The 11th Circuit ruled in a 1989 drug case that any effect on a defendant's Sixth Amendment right to counsel would in most cases be rendered harmless so long as the defendant received "competent representation" even by "appointed counsel."
But Strafer, author of the new appellate brief, argued before the appellate court in January that the 1989 decision imposed a balancing test, not a flat-line rule. The drug case involved the killing of witnesses, in which the government had a stronger case for not showing its hand than in a white-collar crime case, he maintained.
Strafer also contends the U.S. Supreme Court has rejected the 11th Circuit's standard, "holding denial of right to counsel of choice is a structural error not subject to any form of harmless-error analysis. "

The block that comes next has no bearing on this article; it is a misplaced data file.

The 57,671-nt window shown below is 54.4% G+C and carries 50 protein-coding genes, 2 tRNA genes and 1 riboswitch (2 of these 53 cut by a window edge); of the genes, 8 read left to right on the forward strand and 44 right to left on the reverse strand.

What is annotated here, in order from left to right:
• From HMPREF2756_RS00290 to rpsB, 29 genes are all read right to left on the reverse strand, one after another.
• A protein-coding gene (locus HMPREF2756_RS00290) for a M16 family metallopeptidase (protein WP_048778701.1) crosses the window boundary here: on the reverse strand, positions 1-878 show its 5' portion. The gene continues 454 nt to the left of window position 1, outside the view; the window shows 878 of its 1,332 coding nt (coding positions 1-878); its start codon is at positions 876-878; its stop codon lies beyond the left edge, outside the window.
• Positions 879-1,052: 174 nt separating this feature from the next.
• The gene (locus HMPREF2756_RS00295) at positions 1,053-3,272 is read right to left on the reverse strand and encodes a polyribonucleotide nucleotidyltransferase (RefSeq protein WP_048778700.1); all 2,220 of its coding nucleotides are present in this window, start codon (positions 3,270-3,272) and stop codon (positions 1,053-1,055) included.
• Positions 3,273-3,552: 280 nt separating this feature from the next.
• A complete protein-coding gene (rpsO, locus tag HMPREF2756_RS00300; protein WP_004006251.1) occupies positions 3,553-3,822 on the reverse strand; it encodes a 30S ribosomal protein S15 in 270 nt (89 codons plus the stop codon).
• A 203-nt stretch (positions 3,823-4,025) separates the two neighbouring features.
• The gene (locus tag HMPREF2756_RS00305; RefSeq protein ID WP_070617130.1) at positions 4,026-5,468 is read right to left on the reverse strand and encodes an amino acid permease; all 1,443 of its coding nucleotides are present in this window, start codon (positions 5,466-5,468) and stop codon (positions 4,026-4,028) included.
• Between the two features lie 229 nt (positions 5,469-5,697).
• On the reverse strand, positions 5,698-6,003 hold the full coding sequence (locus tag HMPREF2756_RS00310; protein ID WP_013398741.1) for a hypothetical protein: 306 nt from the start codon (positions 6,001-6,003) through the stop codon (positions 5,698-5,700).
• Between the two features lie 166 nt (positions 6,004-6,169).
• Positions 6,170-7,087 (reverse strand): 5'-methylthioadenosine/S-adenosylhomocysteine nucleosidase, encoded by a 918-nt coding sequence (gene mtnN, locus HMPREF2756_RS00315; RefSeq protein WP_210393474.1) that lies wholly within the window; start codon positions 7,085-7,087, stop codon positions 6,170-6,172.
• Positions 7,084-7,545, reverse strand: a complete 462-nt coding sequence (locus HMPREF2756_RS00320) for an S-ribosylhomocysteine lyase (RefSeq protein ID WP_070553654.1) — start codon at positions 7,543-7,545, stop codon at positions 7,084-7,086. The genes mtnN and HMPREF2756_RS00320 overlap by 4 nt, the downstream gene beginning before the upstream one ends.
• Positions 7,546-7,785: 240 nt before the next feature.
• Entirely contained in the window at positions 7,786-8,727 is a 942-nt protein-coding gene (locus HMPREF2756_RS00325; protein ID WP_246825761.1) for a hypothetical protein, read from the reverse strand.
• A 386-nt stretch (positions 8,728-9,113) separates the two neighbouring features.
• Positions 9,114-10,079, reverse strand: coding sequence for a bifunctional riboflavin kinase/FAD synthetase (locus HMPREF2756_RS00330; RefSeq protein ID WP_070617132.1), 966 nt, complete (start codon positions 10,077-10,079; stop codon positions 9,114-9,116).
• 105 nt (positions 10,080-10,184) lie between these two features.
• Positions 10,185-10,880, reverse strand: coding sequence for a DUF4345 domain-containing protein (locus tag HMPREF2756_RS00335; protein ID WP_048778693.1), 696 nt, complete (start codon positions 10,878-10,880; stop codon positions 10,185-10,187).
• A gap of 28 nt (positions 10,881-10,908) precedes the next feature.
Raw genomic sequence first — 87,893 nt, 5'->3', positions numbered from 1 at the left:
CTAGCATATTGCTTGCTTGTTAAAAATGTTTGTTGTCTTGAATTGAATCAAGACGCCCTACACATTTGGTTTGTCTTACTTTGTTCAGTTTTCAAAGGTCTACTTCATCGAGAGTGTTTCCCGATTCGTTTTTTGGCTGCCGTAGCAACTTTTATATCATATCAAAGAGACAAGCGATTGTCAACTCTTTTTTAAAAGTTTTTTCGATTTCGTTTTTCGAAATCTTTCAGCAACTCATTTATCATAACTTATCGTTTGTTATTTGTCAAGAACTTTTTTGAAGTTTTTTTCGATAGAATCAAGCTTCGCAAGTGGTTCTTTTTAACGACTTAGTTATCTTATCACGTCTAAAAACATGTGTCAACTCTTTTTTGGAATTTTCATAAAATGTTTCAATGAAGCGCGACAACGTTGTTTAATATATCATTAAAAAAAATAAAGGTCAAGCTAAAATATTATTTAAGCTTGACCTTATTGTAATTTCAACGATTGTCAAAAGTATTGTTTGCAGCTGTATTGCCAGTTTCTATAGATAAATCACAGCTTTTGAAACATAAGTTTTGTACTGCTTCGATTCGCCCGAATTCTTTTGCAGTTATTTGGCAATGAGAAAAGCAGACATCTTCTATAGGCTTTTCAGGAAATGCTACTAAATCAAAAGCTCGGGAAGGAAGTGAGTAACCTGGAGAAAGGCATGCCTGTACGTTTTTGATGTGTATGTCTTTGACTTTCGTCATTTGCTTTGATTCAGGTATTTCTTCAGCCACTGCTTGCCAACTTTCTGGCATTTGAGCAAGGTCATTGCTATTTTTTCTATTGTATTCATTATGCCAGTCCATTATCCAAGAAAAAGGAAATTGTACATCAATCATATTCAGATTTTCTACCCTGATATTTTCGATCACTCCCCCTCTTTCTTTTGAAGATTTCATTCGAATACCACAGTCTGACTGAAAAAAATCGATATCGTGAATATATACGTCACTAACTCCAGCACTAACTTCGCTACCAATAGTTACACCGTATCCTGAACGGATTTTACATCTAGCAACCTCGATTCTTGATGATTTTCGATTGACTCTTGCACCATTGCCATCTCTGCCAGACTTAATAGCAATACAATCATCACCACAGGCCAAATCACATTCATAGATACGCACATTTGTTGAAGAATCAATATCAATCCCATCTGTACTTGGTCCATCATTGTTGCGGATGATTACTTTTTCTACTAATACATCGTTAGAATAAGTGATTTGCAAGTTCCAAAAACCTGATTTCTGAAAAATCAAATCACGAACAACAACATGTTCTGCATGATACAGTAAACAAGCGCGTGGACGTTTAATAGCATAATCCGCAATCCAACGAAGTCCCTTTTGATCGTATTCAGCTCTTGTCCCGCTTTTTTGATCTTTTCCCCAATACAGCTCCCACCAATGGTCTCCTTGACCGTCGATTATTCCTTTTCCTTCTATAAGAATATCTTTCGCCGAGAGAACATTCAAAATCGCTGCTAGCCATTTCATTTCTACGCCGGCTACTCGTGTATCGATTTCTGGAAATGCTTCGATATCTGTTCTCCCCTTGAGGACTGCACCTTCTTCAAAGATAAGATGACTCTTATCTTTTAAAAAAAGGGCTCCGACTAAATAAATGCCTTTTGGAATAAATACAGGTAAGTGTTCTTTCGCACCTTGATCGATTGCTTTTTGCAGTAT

U.S. Attorney Alex Acosta's office in Miami would not comment on the ongoing case, but a brief filed by Assistant U.S. Attorneys Anne R. Schultz and Madeleine R. Shirley argued the Kaleys have no right to use funds slated for forfeiture to retain counsel. The defendants were fortunate to receive an evidentiary hearing in front of the magistrate, the prosecutors argue.
"Although the accused enjoys the right to be represented by counsel under Sixth Amendment, he does not enjoy the absolute right to counsel of his own choosing," the government's 60-page pleading asserts.
Such statements send shivers down the spines of defense attorneys. If a defendant's assets are frozen, "they are not in a position to adequately defend themselves," said Miami criminal defense attorney Neal Sonnett, who is not involved in the Kaleys' case.